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Windows 7: Sick and tired of "cannot overwrite you do not have permission to"

29 Oct 2015   #1
Blackmagic12345

Windows 7 Enterprise x64
 
 
Sick and tired of "cannot overwrite you do not have permission to"

Alright, ive been trying to edit files in notepad all day and im sick of having to open everything through notepad (or whatever other software im using) run as administrator. Its aggravating to have to open the start menu every time i want to do something and right click notepad > run as admin > search for file all over again. I just want to be able to click the file, open it, edit it, save then quit without having to deal with the "windoze think ur 2 dum 2 do dis, so it maek stop u." message that pops up (its the one where "You cannot save this file because editing the directory requires administrator privileges" or something like that.)
Ive been using this OS since about a year after its release, i know what im doing when i mess with the Program Files folders and files within those folders. How the heck do i make this thing understand that i am smarter than it?


My System SpecsSystem Spec
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29 Oct 2015   #2
cyclops

Microsoft Windows 7 Ultimate 64-bit 7601 Multiprocessor Free Service Pack 1
 
 

Have you tried just logging in as Admin?
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29 Oct 2015   #3
Pyprohly

Windows 10, Windows 8.1 Pro, Windows 7 Professional, OS X El Capitan
 
 

Quote   Quote: Originally Posted by Blackmagic12345 View Post
How the heck do i make this thing understand that i am smarter than it?
​The irony.

Being apart of the 'Administrators' local group, you are free to make NTFS permission changes at any time, but knowing how to do so is usually the hard part, apparently.

Rather than us batting posts back and forth trying to figure out the correct procedure you should perform to rid your issue, Blackmagic, I've attached a slightly modified version of Brink's Take Ownership Shortcut registry tweak that will do things for you. Use it.


Attached Files
File Type: reg th-384545_Add_Take_Ownership_to_context_menu.reg (2.2 KB, 12 views)
My System SpecsSystem Spec
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29 Oct 2015   #4
UsernameIssues

W7 Pro SP1 64bit
 
 

Pyprohly,
I'm not smarter than the Operating System :-)

Using an INI file as an example, the owner is the builtin:administrators group and that group has full control of the file via NTFS. If the user is a member of the builtin:administrators group, then why must the ownership and NTFS permissions be changed to allow editors running at the Medium Integrity level to make changes to the file?

Sick and tired of "cannot overwrite you do not have permission to"-vnc.png

I see no need to change the file's ownership. Adding/Giving my user account NTFS write permissions is enough.


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29 Oct 2015   #5
Blackmagic12345

Windows 7 Enterprise x64
 
 

@cyclops, im the only user on the system so its pretty hard not to lol
@pyprohly, thanks a mil. You just saved me a million headaches
My System SpecsSystem Spec
29 Oct 2015   #6
Layback Bear

Windows 7 Pro. 64/SP-1
 
 

I'm wondering how the permission got changed in the first place.

Permission was correct.
Permission was not correct.
Now permission is back to being correct.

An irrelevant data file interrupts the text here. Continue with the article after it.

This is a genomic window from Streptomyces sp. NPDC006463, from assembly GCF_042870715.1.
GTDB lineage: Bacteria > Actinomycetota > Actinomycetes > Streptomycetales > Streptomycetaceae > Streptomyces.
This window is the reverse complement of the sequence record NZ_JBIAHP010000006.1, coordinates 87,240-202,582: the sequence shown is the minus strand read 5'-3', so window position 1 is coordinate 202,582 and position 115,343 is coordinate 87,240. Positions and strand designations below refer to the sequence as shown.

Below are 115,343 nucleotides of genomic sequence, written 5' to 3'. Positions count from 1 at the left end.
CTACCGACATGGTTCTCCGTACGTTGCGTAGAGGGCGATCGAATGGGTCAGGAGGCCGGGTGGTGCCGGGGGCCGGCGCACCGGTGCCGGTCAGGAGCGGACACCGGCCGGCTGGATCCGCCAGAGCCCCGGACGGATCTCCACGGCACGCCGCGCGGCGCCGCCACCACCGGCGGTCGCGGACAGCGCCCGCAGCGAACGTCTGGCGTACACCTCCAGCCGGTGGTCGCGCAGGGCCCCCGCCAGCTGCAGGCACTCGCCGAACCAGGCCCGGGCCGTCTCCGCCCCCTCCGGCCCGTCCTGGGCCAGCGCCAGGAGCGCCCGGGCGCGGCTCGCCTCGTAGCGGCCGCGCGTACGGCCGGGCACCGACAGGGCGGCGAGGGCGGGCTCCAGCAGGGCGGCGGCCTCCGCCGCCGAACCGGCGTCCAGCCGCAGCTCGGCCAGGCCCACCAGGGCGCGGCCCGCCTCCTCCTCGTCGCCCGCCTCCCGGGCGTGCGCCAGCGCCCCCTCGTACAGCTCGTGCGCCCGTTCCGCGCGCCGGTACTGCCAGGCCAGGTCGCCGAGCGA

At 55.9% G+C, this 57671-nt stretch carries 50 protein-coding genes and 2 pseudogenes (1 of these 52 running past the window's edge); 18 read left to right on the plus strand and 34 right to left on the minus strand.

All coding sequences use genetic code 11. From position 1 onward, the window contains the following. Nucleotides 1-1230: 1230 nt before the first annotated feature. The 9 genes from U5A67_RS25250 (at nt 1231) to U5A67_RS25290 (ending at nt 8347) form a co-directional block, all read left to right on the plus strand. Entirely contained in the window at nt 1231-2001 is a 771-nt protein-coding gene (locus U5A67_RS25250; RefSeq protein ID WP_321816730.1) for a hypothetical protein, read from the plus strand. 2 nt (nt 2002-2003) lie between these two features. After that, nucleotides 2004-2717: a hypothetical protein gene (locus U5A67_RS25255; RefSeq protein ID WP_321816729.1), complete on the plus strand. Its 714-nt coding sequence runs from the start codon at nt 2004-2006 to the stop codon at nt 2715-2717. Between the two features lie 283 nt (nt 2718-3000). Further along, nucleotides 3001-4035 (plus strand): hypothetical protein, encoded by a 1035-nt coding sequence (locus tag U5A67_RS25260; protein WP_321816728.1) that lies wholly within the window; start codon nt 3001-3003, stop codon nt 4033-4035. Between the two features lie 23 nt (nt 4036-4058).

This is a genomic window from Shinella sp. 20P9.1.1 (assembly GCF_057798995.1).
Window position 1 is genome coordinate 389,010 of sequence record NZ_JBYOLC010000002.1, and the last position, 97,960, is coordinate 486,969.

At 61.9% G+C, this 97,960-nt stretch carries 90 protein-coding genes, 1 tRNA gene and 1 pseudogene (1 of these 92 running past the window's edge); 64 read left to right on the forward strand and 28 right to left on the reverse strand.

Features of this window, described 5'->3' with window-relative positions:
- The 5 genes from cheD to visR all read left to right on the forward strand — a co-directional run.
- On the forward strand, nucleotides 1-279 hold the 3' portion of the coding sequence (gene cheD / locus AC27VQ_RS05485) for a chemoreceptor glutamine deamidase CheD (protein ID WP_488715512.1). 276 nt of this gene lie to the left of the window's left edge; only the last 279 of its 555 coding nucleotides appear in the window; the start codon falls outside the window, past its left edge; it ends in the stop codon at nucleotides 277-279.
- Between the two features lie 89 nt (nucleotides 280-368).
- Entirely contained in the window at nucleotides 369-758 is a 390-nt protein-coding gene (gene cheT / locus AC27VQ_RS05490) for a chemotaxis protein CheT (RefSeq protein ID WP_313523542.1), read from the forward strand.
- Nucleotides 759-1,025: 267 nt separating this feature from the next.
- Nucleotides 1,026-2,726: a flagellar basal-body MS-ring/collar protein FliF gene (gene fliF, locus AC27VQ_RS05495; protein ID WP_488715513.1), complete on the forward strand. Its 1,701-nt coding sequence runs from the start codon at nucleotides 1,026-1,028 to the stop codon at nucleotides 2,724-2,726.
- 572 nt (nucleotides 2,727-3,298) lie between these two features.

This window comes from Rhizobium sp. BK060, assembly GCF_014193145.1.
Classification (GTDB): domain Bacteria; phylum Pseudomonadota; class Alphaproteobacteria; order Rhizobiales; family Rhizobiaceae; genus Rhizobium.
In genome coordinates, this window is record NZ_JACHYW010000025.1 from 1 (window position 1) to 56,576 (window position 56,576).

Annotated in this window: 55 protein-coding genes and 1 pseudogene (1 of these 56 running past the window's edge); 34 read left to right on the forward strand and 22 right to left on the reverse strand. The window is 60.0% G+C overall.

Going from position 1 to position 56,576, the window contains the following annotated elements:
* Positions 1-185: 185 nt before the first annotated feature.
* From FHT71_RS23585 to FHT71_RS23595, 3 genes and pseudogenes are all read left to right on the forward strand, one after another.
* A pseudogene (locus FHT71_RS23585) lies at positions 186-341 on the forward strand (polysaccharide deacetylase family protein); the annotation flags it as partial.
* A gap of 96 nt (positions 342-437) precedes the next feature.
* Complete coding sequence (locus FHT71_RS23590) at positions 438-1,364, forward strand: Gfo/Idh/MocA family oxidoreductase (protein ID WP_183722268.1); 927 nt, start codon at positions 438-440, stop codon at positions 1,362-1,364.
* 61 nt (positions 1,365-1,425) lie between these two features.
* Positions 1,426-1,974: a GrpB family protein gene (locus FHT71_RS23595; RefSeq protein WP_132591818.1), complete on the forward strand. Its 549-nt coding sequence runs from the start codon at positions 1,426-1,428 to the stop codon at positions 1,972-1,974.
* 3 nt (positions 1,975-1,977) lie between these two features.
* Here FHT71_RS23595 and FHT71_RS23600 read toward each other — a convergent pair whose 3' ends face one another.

My System SpecsSystem Spec
29 Oct 2015   #7
Stevekir

Windows 7 Home Premium 64bit
 
 

Quote   Quote: Originally Posted by cyclops View Post
Have you tried just logging in as Admin?
How to do that please?

When I start my computer I just press the big blue button on the case which lights up and the machine starts. I am (I think) the Administrator (the shop who built it said so) but have never seen a pasword being needed. So perhaps I am not the Administratoe after all, which I would like to be (no-one else uses my machine).

Also, I'm not clear about the concept of Logging In. I see no opportunity to do that, just the blue button which causes a startup (as above).

EDIT: I have come across this image, showing I am the Administrator.

My main question however is how to understand logging on.


Attached Images
Sick and tired of "cannot overwrite you do not have permission to"-untitled-1.jpg 
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29 Oct 2015   #8
UsernameIssues

W7 Pro SP1 64bit
 
 

Quote   Quote: Originally Posted by Layback Bear View Post
I'm wondering how the permission got changed in the first place.

Permission was correct.
Permission was not correct.
Now permission is back to being correct.
The permissions (and ownership) on the files are correct. The permissions were correctly set by the operating system during the installation of the various apps. Nothing has changed the permissions (yet).

The problem is, some apps still cling to using INI files (or other configuration files) that they place in the Program Files folder. Putting those type of files in that protected folder structure is not a good idea for Windows 7. It was not a good idea for XP or Vista either. My screenshot in post #4 shows an INI file for UltraVNC. If I want to edit that file, I can either use the tool that UltraVNC provides or open the INI in a text editor that is running as admin. It gets rather annoying to navigate to these types of files via Notepad's File > Open dialog box. The OP would rather use Windows (file) Explorer and just double click to open/edit files like this.

One solution is to make a shortcut file with a target like this...
Code:
%windir%\system32\notepad.exe "C:\Program Files\uvnc bvba\UltraVNC\UltraVNC.ini"
...then change the properties of that shortcut to run as admin. A user would need to make a shortcut like that for each configuration file of interest. The user would still need to deal with the UAC, but the native Windows file protection scheme would remain intact. And that is a good thing :-)

This might work too:
Elevated Program Shortcut without UAC Prompt - Create